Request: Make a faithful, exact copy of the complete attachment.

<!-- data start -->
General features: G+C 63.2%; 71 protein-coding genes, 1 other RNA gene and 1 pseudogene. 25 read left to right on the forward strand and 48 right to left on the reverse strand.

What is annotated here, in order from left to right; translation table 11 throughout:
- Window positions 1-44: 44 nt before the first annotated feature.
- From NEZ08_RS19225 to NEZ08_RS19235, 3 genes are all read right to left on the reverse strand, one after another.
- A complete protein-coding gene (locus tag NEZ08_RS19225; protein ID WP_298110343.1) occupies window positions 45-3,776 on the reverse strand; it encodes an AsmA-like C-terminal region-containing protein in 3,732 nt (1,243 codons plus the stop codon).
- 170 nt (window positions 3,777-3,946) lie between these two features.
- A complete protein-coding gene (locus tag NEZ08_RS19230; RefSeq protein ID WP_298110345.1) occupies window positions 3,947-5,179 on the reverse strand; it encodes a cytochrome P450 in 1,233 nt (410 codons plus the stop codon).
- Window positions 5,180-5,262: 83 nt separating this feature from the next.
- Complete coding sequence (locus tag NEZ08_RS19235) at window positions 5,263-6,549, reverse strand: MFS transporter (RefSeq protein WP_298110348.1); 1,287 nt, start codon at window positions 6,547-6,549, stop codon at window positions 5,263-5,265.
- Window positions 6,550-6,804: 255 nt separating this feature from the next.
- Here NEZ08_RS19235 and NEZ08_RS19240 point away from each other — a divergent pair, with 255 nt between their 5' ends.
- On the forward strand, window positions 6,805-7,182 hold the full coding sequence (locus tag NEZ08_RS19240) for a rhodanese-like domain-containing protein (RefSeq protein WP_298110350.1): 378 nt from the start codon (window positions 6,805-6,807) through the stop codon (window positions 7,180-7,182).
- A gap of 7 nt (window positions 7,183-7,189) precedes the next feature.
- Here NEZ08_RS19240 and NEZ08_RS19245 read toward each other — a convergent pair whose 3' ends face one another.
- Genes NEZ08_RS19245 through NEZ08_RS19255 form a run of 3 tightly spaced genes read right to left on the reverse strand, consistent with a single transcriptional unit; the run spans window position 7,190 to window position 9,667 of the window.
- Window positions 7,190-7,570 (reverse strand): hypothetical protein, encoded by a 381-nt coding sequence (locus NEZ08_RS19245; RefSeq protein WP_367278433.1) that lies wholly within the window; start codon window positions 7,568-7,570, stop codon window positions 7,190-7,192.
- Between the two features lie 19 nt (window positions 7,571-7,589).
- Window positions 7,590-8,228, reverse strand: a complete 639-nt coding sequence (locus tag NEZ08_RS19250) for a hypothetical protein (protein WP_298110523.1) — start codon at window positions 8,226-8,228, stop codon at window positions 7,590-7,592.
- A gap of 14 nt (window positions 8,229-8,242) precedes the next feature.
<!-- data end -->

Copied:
General features: G+C 63.2%; 71 protein-coding genes, 1 other RNA gene and 1 pseudogene. 25 read left to right on the forward strand and 48 right to left on the reverse strand.

What is annotated here, in order from left to right; translation table 11 throughout:
- Window positions 1-44: 44 nt before the first annotated feature.
- From NEZ08_RS19225 to NEZ08_RS19235, 3 genes are all read right to left on the reverse strand, one after another.
- A complete protein-coding gene (locus tag NEZ08_RS19225; protein ID WP_298110343.1) occupies window positions 45-3,776 on the reverse strand; it encodes an AsmA-like C-terminal region-containing protein in 3,732 nt (1,243 codons plus the stop codon).
- 170 nt (window positions 3,777-3,946) lie between these two features.
- A complete protein-coding gene (locus tag NEZ08_RS19230; RefSeq protein ID WP_298110345.1) occupies window positions 3,947-5,179 on the reverse strand; it encodes a cytochrome P450 in 1,233 nt (410 codons plus the stop codon).
- Window positions 5,180-5,262: 83 nt separating this feature from the next.
- Complete coding sequence (locus tag NEZ08_RS19235) at window positions 5,263-6,549, reverse strand: MFS transporter (RefSeq protein WP_298110348.1); 1,287 nt, start codon at window positions 6,547-6,549, stop codon at window positions 5,263-5,265.
- Window positions 6,550-6,804: 255 nt separating this feature from the next.
- Here NEZ08_RS19235 and NEZ08_RS19240 point away from each other — a divergent pair, with 255 nt between their 5' ends.
- On the forward strand, window positions 6,805-7,182 hold the full coding sequence (locus tag NEZ08_RS19240) for a rhodanese-like domain-containing protein (RefSeq protein WP_298110350.1): 378 nt from the start codon (window positions 6,805-6,807) through the stop codon (window positions 7,180-7,182).
- A gap of 7 nt (window positions 7,183-7,189) precedes the next feature.
- Here NEZ08_RS19240 and NEZ08_RS19245 read toward each other — a convergent pair whose 3' ends face one another.
- Genes NEZ08_RS19245 through NEZ08_RS19255 form a run of 3 tightly spaced genes read right to left on the reverse strand, consistent with a single transcriptional unit; the run spans window position 7,190 to window position 9,667 of the window.
- Window positions 7,190-7,570 (reverse strand): hypothetical protein, encoded by a 381-nt coding sequence (locus NEZ08_RS19245; RefSeq protein WP_367278433.1) that lies wholly within the window; start codon window positions 7,568-7,570, stop codon window positions 7,190-7,192.
- Between the two features lie 19 nt (window positions 7,571-7,589).
- Window positions 7,590-8,228, reverse strand: a complete 639-nt coding sequence (locus tag NEZ08_RS19250) for a hypothetical protein (protein WP_298110523.1) — start codon at window positions 8,226-8,228, stop codon at window positions 7,590-7,592.
- A gap of 14 nt (window positions 8,229-8,242) precedes the next feature.